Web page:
Daily DigVid Review: More D6
Other than the D6 conference, it’s a snoozy news day as we head into the weekend. Let’s check in there, shall we:
— Now that Rupert Murdoch owns the Wall Street Journal, he agreed to show up. He talks mostly about the Journal, saying that there are enough people who want to read it online that it’s worth maintaining a pay-subscription model. I’m bummed because I’ve been eagerly awaiting that fee to go away. Here’s more on Murdoch’s Q&A on GigaOm, which writes that Murdoch is a lover not a fighter when it comes to YouTube.
– — TiVo’s Tom Rogers prefers to think of the TiVo as a device that “gives consumers control of their TV experience,” not the wonderful ad-skipping utility we’ve all come to know and love.
— – And plenty of other fun, really non-TV-related stuff, such as Google’s Android open mobile phone beta.
In other news:
Vivendi Entertainment and DIC Entertainment are partnering to put DIC’s library of kids’ shows online, VOD and on mobile platforms. These include such popular online stores as Netflix, iTunes and Amazon Unbox, according to TV Week. DIC’s shows include such programs as Inspector Gadget, Madeline, Horseland, Dino Squad, Liberty’s Kids, Sonic the Hedgehog, Super Mario Bros. and The Littles. DIC currently programs CBS’ Saturday morning block, “KEWLopolis.”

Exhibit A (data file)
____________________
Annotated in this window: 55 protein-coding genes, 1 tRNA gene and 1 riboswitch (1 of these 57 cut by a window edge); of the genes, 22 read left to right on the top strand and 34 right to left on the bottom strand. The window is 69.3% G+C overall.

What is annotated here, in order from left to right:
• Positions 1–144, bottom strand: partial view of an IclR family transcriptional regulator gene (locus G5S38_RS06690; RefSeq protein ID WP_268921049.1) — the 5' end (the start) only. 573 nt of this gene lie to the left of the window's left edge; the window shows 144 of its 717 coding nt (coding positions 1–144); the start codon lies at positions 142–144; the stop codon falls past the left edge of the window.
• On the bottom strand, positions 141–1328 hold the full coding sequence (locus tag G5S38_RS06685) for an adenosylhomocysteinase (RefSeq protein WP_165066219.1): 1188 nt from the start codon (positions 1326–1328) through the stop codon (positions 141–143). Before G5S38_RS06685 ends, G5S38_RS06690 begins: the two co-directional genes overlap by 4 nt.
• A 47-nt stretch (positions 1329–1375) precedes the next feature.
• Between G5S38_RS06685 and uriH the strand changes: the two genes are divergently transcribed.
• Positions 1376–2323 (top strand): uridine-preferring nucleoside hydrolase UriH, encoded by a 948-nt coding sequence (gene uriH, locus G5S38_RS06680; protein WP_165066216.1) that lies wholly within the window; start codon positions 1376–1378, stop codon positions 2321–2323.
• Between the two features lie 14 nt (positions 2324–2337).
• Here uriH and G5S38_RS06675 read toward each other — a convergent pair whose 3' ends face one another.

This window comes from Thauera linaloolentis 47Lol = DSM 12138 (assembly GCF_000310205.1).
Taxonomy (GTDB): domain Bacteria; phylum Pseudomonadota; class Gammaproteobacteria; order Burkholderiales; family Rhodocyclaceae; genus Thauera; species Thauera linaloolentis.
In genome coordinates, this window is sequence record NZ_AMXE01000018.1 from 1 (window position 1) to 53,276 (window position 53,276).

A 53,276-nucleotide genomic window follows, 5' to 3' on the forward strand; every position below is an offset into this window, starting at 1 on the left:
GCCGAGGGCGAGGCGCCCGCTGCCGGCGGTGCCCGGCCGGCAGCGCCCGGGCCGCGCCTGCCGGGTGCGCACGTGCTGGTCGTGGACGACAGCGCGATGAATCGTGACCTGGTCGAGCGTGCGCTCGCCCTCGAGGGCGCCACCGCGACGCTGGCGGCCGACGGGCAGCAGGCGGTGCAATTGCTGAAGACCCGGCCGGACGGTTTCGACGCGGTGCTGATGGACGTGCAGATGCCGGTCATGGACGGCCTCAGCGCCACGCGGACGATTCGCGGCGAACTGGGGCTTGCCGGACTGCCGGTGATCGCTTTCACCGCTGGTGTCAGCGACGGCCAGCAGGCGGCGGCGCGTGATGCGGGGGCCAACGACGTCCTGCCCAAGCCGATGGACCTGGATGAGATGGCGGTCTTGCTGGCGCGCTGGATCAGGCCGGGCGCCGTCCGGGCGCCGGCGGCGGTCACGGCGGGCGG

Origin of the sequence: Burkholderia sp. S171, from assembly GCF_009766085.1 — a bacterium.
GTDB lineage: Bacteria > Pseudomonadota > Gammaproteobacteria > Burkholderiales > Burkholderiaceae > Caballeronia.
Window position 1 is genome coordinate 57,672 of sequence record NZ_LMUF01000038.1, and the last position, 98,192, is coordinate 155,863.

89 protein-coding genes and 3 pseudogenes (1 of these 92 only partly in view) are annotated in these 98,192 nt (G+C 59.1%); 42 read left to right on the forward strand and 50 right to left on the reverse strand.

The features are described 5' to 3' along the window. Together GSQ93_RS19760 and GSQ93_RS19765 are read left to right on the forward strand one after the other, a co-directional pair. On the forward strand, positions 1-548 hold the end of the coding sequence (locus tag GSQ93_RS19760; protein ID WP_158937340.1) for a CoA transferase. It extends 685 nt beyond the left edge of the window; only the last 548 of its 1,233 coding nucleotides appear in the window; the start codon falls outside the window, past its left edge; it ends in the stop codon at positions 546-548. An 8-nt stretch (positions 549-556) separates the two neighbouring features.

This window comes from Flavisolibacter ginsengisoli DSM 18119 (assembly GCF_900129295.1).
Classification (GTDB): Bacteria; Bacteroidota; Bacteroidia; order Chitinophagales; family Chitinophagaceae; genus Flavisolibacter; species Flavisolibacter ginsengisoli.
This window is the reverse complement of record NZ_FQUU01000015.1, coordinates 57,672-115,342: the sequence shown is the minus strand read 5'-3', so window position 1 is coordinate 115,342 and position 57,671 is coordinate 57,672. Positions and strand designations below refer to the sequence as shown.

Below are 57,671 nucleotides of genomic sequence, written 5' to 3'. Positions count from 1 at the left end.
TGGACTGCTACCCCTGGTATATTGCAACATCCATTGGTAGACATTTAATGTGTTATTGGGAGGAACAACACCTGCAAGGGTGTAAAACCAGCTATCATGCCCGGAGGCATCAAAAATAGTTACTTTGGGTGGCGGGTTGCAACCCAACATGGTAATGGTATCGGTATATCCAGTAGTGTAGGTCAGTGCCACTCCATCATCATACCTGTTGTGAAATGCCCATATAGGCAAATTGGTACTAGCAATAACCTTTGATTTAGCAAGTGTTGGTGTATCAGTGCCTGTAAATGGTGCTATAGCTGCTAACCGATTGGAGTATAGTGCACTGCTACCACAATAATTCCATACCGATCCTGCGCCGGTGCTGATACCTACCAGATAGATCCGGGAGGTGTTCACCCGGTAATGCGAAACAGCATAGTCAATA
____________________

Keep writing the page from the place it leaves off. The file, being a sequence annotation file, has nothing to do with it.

DVD kiosk operator DVDPlay is adding Blu-Ray discs to its inventory at the same low price it charges for a standard DVD: $1.49, while Amazon currently is offering Blu-Ray titles for 50% off. Perhaps wider availability will spur wider adoption.